Data-Driven Decision-Making

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Secure your digital life today – Why password management is so important

Everybody knows that passwords are important. You should not use the same one for multiple accounts, and it should be something that can’t be guessed yet still easy to remember. This blog aims to help you understand the importance of having different passwords, when to use a complex or simple password, and what makes a password secure. To keep this post at a readable size, I won’t delve into password management tools like KeePass or LastPass. These will be part of another post later this year.

Why should I use different passwords?

In our daily online lives, we are constantly confronted with login screens and the requirement to open accounts so we can access what we want to see or have. To reduce the complexity of our lives, we tend to either use the same login credentials (username:password) for different purposes or rely on big portals like Amazon, Google, and Meta, which provide everything in one place, so we don’t need multiple logins. Both workarounds carry risks that users need to accept or mitigate:

  • Reusing credentials:
    Using the same credentials multiple times carries the risk that if one of the platforms is hacked, the stolen credentials can be used to access your accounts on multiple other websites. For instance, if someone knows your LinkedIn credentials, they can simply try to log in to Facebook, TikTok, Instagram, and other platforms. Imagine losing control over all these accounts just because you were unwilling to use different passwords. Chances are, you might not even remember where you’ve used this username:password combination within the last five years.
  • Data Collection by Large Portals:
    Relying solely on big portals allows providers to learn everything about you by collecting data about your purchases, wish lists, searches, and more. Take Amazon, for example. They recently acquired the vacuum robot manufacturer iRobot. At first glance, this might not seem like a big deal. However, consider that Amazon, which already knows what books you read, clothes you wear, music you listen to, and gadgets you use, now also has access to the detailed floor plan of your home. Moreover, it will know immediately when you rearrange your furniture, as Roomba updates the floor map every time it cleans. Some models even have cameras for better navigation, but it’s unclear what AI is extracting from this video stream. While the topic here is password management, it’s essential to be aware of potential privacy concerns with large corporations.

When should I use a long complex password?

Not every password has to be super complex by default. Consider WHAT you’re protecting with it and whether there are other security features to help safeguard your data. For example, consider the account password for your preferred streaming provider. What’s the worst thing that could happen if someone hacks this account? Your bookmarked movies, watched film history, or other data might be lost, or someone could change your subscription to a different package. The financial risk is relatively acceptable, I’d say. Also, remember that you’ll need to enter the password using your TV remote control, so a 20-character password with numbers and capital letters might not be necessary.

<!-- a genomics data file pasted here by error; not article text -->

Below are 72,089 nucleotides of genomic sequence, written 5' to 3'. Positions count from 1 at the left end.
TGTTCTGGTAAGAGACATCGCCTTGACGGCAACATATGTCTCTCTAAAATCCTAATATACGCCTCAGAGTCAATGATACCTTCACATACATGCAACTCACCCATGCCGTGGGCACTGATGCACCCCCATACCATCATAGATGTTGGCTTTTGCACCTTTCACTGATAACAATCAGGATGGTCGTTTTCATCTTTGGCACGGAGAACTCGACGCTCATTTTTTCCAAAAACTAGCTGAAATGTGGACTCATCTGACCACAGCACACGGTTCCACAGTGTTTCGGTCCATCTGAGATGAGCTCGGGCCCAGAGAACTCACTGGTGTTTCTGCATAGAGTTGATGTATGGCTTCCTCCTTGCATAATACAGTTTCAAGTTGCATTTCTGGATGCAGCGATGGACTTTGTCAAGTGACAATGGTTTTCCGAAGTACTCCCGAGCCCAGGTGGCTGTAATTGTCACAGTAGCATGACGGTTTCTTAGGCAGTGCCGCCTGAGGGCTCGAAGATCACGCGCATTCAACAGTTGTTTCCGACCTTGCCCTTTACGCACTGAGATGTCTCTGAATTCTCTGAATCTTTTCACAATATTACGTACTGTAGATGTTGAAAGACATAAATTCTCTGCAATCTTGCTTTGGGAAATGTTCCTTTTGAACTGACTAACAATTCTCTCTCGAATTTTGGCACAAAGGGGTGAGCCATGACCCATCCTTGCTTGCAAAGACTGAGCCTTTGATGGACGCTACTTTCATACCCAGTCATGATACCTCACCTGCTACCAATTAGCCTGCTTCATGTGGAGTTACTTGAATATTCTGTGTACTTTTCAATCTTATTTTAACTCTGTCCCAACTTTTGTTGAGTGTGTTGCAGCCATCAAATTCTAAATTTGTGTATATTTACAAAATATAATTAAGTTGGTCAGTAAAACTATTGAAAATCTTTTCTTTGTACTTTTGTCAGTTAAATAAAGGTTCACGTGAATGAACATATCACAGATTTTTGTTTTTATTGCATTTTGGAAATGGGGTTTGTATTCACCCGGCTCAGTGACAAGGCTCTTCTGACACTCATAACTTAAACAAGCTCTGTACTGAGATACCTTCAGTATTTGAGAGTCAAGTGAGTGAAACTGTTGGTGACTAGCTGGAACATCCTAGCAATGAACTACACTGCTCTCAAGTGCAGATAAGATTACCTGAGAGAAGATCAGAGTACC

On the other hand, your email account is a very delicate login. With access to your email, someone can reset passwords for other accounts and act in your name. It’s very close to having a stolen identity. In this case, you should use a long, complex password or even add a second verification level with multi-factor authentication (MFA).

That brings me to the last point:

What makes a password secure?

Most people don’t realize that a long and simple password can be more secure than a short and complex one. To prove this, let’s use some simple math.

Take the password “K0mpLEx!”, for example. The variables in this equation are:

  • 8 characters in length
  • 52 characters (alphabet, both lowercase and uppercase)
  • 10 numbers
  • 16 special characters This gives us 78 different characters and (78^8) 1.3701 x 10^15 possibilities. A modern computer will need approximately 7 days to complete this equation and find your password.

In our second example, we use “thisisyoureasytorememberpassword”:

  • 32 characters in length
  • 26 characters (alphabet only, lowercase)
  • No numbers
  • No special characters Now we have 26 different characters with (26^32) 1.9017 x 10^45 possibilities. Even the latest technology will take about 200 million years to crack this. Imagine adding capital letters and a special character at the end of the sentence; this would elevate the security to another level.

As you can see, long passwords are more effective than complex ones. If you play it smart and use sentences that you can easily remember, you might not even need to write them down, e.g., “Fridayisthebestdayoftheweek!” or fun facts like “Bananasareinfactbears.”

Key points in summary

  • Please use different passwords and multi-factor-authentication whenever possible!
  • Consider the asset your password is going to protect.
  • Prioritize length over complexity. Choose a sentence that you can easily remember rather than a short, complex password that you must write down to remember.

Now that you understand the importance of secure password management, it’s time to take action. Secure your digital life today by updating your passwords and implementing the best practices outlined in this blog post. If you need assistance or have questions about password management and online security, don’t hesitate to contact us.

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